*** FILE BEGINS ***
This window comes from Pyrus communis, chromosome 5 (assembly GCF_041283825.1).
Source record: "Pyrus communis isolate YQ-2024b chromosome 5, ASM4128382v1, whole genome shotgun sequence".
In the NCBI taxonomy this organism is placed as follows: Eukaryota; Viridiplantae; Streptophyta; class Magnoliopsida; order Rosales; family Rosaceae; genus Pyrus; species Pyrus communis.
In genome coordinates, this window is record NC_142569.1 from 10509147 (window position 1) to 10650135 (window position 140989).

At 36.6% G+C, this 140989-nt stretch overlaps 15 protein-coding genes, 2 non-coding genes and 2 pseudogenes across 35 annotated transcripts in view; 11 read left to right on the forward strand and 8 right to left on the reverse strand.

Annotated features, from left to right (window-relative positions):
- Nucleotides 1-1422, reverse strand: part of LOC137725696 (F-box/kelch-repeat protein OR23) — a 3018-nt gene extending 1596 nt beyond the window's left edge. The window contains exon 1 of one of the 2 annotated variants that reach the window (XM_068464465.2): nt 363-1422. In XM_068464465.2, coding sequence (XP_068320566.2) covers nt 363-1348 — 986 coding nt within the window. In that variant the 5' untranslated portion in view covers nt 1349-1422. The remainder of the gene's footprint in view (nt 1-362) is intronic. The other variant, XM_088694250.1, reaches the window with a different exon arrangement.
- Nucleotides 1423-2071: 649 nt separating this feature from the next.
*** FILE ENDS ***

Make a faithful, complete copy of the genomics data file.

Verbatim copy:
This window comes from Pyrus communis, chromosome 5 (assembly GCF_041283825.1).
Source record: "Pyrus communis isolate YQ-2024b chromosome 5, ASM4128382v1, whole genome shotgun sequence".
In the NCBI taxonomy this organism is placed as follows: Eukaryota; Viridiplantae; Streptophyta; class Magnoliopsida; order Rosales; family Rosaceae; genus Pyrus; species Pyrus communis.
In genome coordinates, this window is record NC_142569.1 from 10509147 (window position 1) to 10650135 (window position 140989).

At 36.6% G+C, this 140989-nt stretch overlaps 15 protein-coding genes, 2 non-coding genes and 2 pseudogenes across 35 annotated transcripts in view; 11 read left to right on the forward strand and 8 right to left on the reverse strand.

Annotated features, from left to right (window-relative positions):
- Nucleotides 1-1422, reverse strand: part of LOC137725696 (F-box/kelch-repeat protein OR23) — a 3018-nt gene extending 1596 nt beyond the window's left edge. The window contains exon 1 of one of the 2 annotated variants that reach the window (XM_068464465.2): nt 363-1422. In XM_068464465.2, coding sequence (XP_068320566.2) covers nt 363-1348 — 986 coding nt within the window. In that variant the 5' untranslated portion in view covers nt 1349-1422. The remainder of the gene's footprint in view (nt 1-362) is intronic. The other variant, XM_088694250.1, reaches the window with a different exon arrangement.
- Nucleotides 1423-2071: 649 nt separating this feature from the next.